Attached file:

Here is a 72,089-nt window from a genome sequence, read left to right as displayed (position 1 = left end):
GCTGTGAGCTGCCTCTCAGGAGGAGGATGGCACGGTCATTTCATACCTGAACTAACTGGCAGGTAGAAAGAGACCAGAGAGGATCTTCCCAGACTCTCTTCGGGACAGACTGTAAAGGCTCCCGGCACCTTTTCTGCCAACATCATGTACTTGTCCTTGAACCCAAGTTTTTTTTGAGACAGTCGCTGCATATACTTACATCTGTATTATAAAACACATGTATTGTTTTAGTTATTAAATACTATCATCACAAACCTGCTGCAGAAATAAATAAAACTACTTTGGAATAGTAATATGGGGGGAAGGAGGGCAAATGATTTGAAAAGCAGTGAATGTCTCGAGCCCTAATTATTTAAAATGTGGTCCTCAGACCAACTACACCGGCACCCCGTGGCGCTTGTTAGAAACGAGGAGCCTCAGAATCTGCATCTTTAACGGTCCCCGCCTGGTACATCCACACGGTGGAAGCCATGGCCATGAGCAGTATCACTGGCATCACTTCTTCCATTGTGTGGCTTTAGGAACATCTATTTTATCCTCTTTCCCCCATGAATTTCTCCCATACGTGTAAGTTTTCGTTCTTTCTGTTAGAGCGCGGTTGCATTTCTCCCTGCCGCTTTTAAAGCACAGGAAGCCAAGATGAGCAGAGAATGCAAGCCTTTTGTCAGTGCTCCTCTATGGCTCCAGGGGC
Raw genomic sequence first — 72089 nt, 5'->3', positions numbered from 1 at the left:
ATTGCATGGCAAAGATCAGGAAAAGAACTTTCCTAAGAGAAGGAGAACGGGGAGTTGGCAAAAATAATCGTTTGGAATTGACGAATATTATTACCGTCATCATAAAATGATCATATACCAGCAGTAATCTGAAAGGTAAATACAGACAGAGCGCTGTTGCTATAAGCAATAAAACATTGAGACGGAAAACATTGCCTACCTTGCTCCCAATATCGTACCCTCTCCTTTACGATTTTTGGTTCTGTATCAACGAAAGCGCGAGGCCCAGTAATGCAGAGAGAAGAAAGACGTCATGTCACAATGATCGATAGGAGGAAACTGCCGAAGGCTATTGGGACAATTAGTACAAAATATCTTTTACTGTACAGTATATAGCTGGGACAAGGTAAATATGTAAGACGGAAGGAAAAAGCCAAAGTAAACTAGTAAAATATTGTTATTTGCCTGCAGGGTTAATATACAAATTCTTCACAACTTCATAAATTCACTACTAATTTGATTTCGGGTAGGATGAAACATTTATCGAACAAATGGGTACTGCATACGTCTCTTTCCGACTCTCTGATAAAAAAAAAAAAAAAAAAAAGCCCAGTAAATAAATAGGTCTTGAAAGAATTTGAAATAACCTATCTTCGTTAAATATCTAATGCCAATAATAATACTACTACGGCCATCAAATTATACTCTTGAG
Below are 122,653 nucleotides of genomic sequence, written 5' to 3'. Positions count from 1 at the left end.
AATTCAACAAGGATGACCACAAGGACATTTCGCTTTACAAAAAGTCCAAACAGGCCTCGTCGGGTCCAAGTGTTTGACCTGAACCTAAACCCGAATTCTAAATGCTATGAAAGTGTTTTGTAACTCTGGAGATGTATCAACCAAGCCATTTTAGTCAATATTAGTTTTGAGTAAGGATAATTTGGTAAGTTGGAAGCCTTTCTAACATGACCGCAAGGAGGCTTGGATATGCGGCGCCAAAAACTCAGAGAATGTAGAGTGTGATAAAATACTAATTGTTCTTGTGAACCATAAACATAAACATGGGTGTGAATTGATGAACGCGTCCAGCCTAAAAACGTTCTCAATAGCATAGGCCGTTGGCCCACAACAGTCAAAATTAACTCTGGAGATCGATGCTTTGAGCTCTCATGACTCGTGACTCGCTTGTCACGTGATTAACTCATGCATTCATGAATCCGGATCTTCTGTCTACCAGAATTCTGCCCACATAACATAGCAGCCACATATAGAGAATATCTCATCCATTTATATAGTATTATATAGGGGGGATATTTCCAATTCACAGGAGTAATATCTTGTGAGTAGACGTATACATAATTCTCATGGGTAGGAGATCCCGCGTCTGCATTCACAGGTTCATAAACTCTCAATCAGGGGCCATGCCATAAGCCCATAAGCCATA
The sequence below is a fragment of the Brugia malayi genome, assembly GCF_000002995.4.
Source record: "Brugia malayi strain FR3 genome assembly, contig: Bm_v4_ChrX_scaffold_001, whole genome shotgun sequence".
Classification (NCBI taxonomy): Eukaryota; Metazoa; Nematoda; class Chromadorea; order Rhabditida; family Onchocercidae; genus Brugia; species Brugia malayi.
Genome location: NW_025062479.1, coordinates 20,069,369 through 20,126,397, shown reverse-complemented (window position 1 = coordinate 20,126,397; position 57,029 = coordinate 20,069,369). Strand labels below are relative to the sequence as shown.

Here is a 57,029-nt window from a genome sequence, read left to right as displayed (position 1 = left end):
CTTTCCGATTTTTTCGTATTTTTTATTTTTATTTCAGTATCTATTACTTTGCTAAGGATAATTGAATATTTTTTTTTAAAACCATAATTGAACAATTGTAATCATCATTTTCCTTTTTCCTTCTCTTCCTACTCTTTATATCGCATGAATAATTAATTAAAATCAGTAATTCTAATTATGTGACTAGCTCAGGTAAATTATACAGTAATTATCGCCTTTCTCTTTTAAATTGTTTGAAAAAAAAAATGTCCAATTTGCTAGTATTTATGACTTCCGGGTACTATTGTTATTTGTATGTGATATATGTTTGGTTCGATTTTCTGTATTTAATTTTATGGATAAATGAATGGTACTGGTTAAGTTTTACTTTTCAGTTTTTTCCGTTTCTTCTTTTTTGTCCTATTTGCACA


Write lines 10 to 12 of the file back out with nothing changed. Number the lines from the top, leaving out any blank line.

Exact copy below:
Genome location: NW_025062479.1, coordinates 20,069,369 through 20,126,397, shown reverse-complemented (window position 1 = coordinate 20,126,397; position 57,029 = coordinate 20,069,369). Strand labels below are relative to the sequence as shown.

Here is a 57,029-nt window from a genome sequence, read left to right as displayed (position 1 = left end):
CTTTCCGATTTTTTCGTATTTTTTATTTTTATTTCAGTATCTATTACTTTGCTAAGGATAATTGAATATTTTTTTTTAAAACCATAATTGAACAATTGTAATCATCATTTTCCTTTTTCCTTCTCTTCCTACTCTTTATATCGCATGAATAATTAATTAAAATCAGTAATTCTAATTATGTGACTAGCTCAGGTAAATTATACAGTAATTATCGCCTTTCTCTTTTAAATTGTTTGAAAAAAAAAATGTCCAATTTGCTAGTATTTATGACTTCCGGGTACTATTGTTATTTGTATGTGATATATGTTTGGTTCGATTTTCTGTATTTAATTTTATGGATAAATGAATGGTACTGGTTAAGTTTTACTTTTCAGTTTTTTCCGTTTCTTCTTTTTTGTCCTATTTGCACA